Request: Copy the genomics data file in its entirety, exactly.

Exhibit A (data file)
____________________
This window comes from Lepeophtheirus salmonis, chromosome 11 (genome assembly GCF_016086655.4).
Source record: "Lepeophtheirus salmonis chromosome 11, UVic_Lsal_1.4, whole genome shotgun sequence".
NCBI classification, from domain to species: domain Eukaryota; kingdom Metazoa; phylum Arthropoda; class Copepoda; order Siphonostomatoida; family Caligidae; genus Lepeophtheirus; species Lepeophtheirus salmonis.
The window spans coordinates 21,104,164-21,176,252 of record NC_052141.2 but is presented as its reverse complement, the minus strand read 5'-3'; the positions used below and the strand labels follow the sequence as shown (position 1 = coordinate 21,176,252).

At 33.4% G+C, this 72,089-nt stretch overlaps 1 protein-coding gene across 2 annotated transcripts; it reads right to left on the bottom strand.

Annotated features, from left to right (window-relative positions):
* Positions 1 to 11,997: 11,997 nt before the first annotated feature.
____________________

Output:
This window comes from Lepeophtheirus salmonis, chromosome 11 (genome assembly GCF_016086655.4).
Source record: "Lepeophtheirus salmonis chromosome 11, UVic_Lsal_1.4, whole genome shotgun sequence".
NCBI classification, from domain to species: domain Eukaryota; kingdom Metazoa; phylum Arthropoda; class Copepoda; order Siphonostomatoida; family Caligidae; genus Lepeophtheirus; species Lepeophtheirus salmonis.
The window spans coordinates 21,104,164-21,176,252 of record NC_052141.2 but is presented as its reverse complement, the minus strand read 5'-3'; the positions used below and the strand labels follow the sequence as shown (position 1 = coordinate 21,176,252).

At 33.4% G+C, this 72,089-nt stretch overlaps 1 protein-coding gene across 2 annotated transcripts; it reads right to left on the bottom strand.

Annotated features, from left to right (window-relative positions):
* Positions 1 to 11,997: 11,997 nt before the first annotated feature.